Sunday, May 28, 2023

Shifting the demand curve to increase social welfare

In the realms of regulation and competition, the ultimate political goal should be to maximize social welfare. In a previous article in this series, the basic economic logic behind the concept of welfare was explained. It was shown that the social welfare created by an activity depends on the units used of the product or service concerned and the utility derived by the consumer from that use. It was also explained that prices distribute welfare between producers and consumers and affect the level of both consumption and investment incentives.

As a result, regulators and politicians use prices to increase social welfare in the short term, jeopardizing their future stability. In the end, it was concluded that the best way to improve social welfare seemed to be to shift the demand curve to the right. This article will explain how this process works and the role productive profit plays in it.

value increases with utility

Remember that the basis for calculating welfare is the demand curve. This curve represents the price that consumers pay for each unit of a product or service consumed, measured by their willingness to pay. Figure 1 shows that if the demand curve shifts to the right, social welfare for equal use increases. This is because consumers obtain more utility for each unit used.

Graph of improvement in social welfare as a result of rightward shift of demand curve

Changes in demand may be exogenous to the market, not due to the actions of producers. For example, the utility of air conditioning by consumers is likely to increase, especially during hot summers. This will shift your demand curve to the right. From a political point of view, endogenous changes that may be driven by producers who find new uses for their products or, in general, improve them with features that allow them to better satisfy user preferences, are are more interesting.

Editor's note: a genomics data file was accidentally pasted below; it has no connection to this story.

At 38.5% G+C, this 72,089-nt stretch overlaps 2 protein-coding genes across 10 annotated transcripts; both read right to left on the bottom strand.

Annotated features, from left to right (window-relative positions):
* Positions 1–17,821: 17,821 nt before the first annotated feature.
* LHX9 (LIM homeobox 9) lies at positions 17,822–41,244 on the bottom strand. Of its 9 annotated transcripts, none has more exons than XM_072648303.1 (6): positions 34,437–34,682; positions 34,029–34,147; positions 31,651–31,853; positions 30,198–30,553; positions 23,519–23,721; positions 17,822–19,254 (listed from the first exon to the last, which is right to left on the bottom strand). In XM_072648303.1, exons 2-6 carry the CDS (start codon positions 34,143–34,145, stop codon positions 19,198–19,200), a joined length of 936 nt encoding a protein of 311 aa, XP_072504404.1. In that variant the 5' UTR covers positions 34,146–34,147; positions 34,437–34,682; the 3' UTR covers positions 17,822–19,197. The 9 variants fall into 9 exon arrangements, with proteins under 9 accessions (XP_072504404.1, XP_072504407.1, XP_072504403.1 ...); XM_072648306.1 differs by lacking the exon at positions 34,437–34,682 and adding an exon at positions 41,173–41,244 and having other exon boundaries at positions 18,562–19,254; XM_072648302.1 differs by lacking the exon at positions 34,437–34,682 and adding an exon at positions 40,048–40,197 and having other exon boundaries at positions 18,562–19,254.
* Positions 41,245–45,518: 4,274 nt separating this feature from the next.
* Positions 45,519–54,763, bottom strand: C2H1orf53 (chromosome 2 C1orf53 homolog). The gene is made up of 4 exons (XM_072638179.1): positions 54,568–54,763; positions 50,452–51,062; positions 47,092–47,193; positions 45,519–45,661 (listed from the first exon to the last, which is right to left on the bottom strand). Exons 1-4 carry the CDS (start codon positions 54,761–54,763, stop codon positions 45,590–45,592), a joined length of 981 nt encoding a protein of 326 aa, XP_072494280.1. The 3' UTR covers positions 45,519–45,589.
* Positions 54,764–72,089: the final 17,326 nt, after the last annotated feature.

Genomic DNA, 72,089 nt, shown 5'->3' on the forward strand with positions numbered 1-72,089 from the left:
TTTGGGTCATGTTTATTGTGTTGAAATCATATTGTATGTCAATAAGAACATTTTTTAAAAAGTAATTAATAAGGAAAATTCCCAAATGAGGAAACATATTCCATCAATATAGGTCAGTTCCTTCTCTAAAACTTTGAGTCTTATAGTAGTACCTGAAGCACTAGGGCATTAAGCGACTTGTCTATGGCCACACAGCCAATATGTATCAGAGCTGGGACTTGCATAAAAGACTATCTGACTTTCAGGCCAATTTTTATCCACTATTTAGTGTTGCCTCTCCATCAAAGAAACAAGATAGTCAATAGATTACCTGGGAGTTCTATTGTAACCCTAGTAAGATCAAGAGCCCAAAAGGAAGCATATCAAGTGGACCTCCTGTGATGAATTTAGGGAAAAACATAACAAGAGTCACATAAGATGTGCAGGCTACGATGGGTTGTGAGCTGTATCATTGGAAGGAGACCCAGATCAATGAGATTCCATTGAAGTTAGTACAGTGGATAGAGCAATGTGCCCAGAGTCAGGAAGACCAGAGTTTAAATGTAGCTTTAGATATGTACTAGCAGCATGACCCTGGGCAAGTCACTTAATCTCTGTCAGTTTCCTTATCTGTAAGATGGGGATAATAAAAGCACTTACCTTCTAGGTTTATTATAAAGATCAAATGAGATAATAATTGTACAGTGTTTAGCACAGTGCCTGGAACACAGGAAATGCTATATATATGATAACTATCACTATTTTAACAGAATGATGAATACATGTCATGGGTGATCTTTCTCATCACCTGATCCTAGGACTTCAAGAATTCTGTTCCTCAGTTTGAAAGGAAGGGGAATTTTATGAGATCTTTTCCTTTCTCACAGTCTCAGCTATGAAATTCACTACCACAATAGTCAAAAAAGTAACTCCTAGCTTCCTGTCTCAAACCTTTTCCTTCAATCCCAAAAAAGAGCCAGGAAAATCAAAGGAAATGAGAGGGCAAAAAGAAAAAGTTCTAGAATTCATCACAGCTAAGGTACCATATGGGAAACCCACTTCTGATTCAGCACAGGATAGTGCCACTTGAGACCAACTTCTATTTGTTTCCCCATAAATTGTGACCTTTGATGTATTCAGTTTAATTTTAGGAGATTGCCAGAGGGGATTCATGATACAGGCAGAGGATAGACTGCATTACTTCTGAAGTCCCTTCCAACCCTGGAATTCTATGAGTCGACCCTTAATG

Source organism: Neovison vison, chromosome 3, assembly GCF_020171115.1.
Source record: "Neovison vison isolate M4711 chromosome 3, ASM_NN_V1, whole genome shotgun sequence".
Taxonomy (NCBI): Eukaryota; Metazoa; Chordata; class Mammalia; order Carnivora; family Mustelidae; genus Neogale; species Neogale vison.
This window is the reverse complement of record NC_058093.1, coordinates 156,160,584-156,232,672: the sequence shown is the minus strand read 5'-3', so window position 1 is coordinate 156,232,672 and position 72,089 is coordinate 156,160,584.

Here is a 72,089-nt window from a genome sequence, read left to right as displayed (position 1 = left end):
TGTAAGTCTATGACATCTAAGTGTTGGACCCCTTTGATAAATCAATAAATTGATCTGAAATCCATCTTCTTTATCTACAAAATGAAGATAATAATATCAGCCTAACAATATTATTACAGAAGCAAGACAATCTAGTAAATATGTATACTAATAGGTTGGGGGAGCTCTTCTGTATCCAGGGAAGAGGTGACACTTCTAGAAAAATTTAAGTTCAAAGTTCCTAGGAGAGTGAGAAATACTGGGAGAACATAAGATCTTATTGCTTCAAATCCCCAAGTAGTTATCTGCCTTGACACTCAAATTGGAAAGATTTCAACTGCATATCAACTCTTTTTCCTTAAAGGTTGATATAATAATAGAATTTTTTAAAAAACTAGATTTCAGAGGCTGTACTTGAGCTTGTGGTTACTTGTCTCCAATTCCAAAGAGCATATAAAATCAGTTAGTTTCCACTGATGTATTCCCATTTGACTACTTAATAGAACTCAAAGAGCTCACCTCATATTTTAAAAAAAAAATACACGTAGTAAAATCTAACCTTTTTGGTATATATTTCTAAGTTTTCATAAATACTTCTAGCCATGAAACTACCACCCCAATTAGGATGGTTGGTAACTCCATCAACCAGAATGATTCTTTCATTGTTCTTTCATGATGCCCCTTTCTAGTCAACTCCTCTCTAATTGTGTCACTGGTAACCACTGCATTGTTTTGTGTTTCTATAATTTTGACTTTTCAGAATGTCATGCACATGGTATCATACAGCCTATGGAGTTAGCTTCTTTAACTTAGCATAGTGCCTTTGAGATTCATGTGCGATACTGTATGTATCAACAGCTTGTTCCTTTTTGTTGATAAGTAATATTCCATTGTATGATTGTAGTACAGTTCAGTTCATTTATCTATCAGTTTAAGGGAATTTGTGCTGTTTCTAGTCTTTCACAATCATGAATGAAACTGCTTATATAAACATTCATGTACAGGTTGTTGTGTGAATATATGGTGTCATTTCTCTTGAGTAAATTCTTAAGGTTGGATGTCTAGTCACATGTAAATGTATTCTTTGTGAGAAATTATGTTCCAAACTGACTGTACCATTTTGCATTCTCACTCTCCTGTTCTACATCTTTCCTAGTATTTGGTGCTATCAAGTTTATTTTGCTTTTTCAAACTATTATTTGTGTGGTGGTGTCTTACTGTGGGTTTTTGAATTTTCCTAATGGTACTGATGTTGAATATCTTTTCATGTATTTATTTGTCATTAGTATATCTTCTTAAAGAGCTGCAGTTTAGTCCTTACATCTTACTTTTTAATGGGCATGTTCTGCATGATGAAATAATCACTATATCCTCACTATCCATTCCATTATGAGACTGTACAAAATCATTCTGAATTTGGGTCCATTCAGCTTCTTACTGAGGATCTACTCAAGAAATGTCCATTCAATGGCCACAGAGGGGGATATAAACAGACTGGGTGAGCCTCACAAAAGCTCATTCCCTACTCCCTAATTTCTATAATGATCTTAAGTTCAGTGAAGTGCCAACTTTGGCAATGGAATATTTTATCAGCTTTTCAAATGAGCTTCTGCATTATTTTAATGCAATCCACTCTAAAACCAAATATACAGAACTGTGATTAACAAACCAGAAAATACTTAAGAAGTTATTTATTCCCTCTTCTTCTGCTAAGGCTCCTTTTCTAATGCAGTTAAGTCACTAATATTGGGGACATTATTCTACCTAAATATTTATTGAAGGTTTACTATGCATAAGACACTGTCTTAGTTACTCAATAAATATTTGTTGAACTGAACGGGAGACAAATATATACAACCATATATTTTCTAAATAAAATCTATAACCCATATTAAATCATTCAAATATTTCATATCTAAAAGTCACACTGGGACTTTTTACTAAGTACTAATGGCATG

For this to happen, the product must change or a successful innovation must be born. How is this process done?

Competition as a market discovery process

To understand this, it is a good idea to describe the competitive process as the market discovery process. [1], Illustration 2 shows the process graphically.

Competitive flow as an entrepreneur driven market exploration process

We recognize that information about consumer preferences is distributed among individuals and must be traced in some way. Thus, the market is understood as a dynamic search process generated by entrepreneurs who are constantly on the lookout for profit opportunities. This identification is made by calculating the market, with which they derive estimates that guide their decisions. In this context, prices act as signals for entrepreneurial activity.

Locating a business opportunity is equivalent to locating a more valuable use for a good. [1], What the entrepreneur decides to do is to acquire such a commodity and combine it with other goods in the production process, which always has a certain duration. Once this is done, you need to sell the resulting product at a price that allows you to recover the full investment along with the interest rate (time preference rate) over time. If, after the whole process, you have any profit left, it would mean that your guess was correct and that the new one that is in use is worth more than the good option. Conversely, the presence of a loss would indicate a mis-use of the asset, sending a clear signal that it should be returned to its original use.